Discover more from Sporting Crypto
Web3 Loyalty: Buzzword or Breakthrough?
Web3 loyalty is being touted as the next big unlock for brands. Is it another Web3 buzzword, or a crypto consumer breakthrough?
Thanks to the 2,945 readers who are exploring where Sports meets Web3. If you're reading this and still haven't signed up, click the subscribe button!
Happy Labour Day weekend if you’re celebrating!
2023 has gone way too quickly.
Between now and the end of the year we are hosting 3 events in London and NYC, launching 7 more podcast episodes and the newsletter will continue trucking on weekly.
Before you get stuck into today’s Sporting Crypto…
🔌 We are rolling out a series of events, and you can request an RSVP to them below!
➡️ Sporting Crypto SOCIALS IV, London, 25th October: REQUEST RSVP HERE
➡️ Sporting Crypto SOCIALS V, NYC, 16th
November: REQUEST RSVP HERE
🔌 We’re looking for partners for the above events and our Sporting Crypto CLUBHOUSE event on the 21st of September 2023 in collaboration with READY. If you’re interested in sponsoring these events, email firstname.lastname@example.org or reply to this newsletter.
Web3 Loyalty: Buzzword or Breakthrough?
The Sporting Crypto Newsletter is supported by The HBAR Foundation.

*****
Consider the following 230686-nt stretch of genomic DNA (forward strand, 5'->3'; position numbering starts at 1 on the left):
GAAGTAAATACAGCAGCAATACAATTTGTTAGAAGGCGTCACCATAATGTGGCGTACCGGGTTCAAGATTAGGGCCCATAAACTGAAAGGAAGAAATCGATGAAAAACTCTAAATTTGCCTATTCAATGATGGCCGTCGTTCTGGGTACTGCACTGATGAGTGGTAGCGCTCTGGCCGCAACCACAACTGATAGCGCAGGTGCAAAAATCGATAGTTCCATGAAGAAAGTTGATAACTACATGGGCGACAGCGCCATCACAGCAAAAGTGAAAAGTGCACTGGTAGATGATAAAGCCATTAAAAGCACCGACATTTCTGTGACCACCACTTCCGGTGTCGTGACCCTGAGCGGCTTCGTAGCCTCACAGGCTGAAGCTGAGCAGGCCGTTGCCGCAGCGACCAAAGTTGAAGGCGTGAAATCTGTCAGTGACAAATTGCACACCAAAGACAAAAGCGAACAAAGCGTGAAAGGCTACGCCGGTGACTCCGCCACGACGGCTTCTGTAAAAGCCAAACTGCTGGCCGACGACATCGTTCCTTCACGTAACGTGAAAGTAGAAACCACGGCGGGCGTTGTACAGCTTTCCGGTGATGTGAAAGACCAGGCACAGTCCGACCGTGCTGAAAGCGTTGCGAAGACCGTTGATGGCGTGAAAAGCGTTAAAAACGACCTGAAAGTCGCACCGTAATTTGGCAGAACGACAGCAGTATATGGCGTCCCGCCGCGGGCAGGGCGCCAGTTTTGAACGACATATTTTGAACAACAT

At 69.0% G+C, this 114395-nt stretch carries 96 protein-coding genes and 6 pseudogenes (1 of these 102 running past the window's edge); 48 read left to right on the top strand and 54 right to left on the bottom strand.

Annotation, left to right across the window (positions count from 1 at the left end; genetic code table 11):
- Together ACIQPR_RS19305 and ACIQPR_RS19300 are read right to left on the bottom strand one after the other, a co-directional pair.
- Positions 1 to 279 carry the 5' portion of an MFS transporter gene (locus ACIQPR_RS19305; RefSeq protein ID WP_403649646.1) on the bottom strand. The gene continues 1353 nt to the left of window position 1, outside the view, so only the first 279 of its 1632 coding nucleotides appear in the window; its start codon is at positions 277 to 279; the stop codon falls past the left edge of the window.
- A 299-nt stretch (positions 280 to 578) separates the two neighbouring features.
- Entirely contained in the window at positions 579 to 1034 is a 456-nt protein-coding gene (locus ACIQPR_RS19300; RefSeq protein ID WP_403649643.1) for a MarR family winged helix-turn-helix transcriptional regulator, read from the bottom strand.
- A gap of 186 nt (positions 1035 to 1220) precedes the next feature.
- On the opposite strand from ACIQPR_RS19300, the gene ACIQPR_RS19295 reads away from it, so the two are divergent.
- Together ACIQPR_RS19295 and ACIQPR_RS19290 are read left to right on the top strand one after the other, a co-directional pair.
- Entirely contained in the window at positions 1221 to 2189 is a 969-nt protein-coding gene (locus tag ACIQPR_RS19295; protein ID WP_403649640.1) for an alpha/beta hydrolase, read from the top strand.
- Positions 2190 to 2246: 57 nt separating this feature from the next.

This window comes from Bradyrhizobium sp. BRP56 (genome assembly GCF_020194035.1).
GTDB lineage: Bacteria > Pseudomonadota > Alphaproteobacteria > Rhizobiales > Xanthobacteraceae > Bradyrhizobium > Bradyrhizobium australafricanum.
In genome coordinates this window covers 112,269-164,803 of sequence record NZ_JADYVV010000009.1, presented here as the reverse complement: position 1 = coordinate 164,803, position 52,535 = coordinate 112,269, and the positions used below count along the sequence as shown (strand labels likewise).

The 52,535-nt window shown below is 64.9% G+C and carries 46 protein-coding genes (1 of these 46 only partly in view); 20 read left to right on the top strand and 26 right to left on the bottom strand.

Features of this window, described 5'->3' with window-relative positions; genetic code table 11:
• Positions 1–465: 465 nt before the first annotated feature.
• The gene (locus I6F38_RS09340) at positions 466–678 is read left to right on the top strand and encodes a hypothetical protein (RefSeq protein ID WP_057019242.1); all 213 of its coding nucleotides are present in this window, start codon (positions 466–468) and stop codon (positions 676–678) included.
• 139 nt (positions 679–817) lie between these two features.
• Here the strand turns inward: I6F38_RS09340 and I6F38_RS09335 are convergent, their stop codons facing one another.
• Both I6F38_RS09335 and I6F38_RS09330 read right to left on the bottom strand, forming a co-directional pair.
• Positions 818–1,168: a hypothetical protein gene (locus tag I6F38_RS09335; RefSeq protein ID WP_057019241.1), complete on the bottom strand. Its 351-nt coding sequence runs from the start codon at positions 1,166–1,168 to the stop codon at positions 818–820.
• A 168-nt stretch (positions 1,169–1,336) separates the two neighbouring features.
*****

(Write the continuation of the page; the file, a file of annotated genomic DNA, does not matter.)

During the froth of the latest crypto hype cycle, brands globally thought to do one thing: sell
The main goal was to make money and the easiest route to that from a Web3 perspective was by simply selling digital content in the form of NFTs.
One of the most covered stories on the brand side of Web3 at the backend of 2022 was “NFT revenue driven by brands in 2022”.
To date, this is still broadly the reference point for a lot of execs inside big organisations. Which is a worry. It was simply one dashboard one individual put together, and everyone ran with it.
The crypto markets crashed, however, and NFT volumes have dried up.
Brands have therefore pivoted to something else.
Something a bit more sustainable, with more staying power than simply selling digital content:
Every brand I’ve spoken to over the last 3-6 months is fairly convinced loyalty is the future of their Web3 strategy.
But is this a breakthrough in crypto-based consumer applications, or just another buzzword?
This newsletter covers:
🌐 Context & market opportunity
🏁 The first movers in Web3 loyalty
🧠 My thoughts on the future of Web3 Loyalty
Ps. I’ve written about loyalty in Web3 in these previous editions of Sporting Crypto:
🌐 Context & market opportunity
Loyalty has become the thing that every brand is talking about right now when it comes to Web3.
Every consultancy, agency and tech vendor that used to provide NFT support for brands has started to pivot to loyalty.
But what does it actually mean? What do we actually mean by Web3 loyalty?